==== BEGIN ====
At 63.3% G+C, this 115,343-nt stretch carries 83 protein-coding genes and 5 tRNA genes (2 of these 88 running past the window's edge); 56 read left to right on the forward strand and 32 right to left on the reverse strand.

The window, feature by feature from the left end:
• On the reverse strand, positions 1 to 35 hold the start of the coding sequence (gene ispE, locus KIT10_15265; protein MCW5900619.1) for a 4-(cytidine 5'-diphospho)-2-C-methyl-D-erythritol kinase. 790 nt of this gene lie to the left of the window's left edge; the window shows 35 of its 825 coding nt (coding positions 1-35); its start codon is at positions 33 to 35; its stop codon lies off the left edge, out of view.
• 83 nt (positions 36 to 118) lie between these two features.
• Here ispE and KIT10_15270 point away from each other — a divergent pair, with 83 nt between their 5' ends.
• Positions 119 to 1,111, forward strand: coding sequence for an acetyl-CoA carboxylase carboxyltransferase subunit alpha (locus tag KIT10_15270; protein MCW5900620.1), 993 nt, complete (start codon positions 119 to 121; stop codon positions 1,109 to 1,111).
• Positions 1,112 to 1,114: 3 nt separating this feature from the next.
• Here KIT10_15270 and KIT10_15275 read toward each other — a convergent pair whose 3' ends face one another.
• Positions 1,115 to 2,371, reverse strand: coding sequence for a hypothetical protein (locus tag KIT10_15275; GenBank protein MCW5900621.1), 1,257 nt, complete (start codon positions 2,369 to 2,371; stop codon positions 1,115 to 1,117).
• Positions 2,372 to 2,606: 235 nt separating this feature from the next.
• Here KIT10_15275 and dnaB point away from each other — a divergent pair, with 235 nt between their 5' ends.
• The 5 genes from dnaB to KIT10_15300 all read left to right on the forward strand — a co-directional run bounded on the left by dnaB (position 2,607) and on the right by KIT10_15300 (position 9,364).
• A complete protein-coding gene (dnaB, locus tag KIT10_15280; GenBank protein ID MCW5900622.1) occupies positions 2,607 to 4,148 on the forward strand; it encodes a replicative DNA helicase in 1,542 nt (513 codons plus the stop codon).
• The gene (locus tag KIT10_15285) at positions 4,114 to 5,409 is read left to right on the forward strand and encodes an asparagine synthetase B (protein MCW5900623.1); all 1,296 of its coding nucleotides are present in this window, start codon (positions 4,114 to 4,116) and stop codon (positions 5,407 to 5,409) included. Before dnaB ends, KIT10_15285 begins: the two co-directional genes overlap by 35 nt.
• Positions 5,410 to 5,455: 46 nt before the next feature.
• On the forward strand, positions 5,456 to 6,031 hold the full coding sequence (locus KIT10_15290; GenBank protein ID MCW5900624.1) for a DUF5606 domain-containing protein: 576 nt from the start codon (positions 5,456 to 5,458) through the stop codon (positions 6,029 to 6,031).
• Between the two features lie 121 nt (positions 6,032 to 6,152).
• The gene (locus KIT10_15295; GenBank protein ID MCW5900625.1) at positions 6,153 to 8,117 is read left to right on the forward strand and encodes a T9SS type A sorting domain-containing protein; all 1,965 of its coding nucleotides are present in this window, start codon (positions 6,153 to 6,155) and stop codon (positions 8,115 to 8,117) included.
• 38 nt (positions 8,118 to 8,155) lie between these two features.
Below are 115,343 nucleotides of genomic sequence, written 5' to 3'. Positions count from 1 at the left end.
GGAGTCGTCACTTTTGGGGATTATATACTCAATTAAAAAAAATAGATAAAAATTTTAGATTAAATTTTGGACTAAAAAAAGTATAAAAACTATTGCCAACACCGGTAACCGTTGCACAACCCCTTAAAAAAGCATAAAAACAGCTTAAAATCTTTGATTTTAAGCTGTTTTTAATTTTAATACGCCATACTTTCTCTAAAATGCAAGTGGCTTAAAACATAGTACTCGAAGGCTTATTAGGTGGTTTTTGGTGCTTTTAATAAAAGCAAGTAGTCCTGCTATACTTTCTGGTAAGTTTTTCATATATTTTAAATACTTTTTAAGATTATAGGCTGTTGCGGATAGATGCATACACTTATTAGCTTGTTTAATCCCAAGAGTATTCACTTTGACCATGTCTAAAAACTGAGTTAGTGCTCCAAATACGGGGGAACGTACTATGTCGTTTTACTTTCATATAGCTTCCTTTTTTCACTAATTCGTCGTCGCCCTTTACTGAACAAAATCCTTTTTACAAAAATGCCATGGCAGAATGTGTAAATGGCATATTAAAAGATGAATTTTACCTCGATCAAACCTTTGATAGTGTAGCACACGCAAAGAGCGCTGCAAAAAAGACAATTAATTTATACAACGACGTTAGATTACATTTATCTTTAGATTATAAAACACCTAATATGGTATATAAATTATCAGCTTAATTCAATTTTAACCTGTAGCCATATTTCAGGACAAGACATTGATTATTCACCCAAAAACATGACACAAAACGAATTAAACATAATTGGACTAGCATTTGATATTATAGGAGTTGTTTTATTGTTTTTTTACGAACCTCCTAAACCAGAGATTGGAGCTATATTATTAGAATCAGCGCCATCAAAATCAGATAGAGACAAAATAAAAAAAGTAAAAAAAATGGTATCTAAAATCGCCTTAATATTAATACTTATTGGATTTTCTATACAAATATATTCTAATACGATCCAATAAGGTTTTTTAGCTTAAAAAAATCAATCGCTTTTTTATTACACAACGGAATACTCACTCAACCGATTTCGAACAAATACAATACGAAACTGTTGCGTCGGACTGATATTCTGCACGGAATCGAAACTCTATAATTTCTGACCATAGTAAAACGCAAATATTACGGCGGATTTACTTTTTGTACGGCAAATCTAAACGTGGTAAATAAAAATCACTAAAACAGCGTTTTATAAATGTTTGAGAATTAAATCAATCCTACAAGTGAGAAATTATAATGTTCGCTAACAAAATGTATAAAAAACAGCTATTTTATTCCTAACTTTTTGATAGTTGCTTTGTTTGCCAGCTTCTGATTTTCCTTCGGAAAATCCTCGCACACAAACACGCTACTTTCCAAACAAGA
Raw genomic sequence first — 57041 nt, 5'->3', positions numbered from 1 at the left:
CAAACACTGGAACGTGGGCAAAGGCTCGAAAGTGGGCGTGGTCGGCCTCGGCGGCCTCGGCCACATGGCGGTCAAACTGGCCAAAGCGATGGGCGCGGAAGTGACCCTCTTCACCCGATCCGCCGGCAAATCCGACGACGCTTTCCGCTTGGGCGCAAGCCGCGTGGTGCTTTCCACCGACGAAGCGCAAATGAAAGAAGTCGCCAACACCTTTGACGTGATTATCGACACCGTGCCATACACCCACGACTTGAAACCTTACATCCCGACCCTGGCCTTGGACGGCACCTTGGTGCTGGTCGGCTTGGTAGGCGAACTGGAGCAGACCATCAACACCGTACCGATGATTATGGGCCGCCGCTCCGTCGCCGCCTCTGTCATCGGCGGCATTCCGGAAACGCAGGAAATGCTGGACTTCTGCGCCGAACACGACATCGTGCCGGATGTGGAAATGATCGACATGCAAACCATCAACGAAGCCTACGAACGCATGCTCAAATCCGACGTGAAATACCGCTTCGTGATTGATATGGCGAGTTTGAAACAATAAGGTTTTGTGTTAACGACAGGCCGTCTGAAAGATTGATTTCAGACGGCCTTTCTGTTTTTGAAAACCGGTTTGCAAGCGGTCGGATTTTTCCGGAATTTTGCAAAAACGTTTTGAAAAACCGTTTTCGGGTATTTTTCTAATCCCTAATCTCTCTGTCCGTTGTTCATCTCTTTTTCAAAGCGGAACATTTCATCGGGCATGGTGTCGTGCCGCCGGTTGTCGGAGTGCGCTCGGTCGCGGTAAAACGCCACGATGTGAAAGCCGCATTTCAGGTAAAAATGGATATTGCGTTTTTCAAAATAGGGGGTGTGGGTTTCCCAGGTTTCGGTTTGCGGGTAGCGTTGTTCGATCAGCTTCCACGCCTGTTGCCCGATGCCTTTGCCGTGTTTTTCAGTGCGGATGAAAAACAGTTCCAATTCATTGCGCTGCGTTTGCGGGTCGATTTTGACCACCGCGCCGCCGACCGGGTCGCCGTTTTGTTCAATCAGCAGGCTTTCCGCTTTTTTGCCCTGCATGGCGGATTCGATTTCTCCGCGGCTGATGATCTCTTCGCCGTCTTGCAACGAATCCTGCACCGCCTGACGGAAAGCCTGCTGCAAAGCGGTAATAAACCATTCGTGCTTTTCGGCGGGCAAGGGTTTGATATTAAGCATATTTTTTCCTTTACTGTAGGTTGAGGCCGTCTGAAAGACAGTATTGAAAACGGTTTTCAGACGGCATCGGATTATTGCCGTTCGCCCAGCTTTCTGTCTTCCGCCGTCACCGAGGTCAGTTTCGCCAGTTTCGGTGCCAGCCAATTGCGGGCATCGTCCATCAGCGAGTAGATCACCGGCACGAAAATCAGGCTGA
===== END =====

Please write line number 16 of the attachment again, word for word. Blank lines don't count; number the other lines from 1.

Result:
• On the forward strand, positions 5,456 to 6,031 hold the full coding sequence (locus KIT10_15290; GenBank protein ID MCW5900624.1) for a DUF5606 domain-containing protein: 576 nt from the start codon (positions 5,456 to 5,458) through the stop codon (positions 6,029 to 6,031).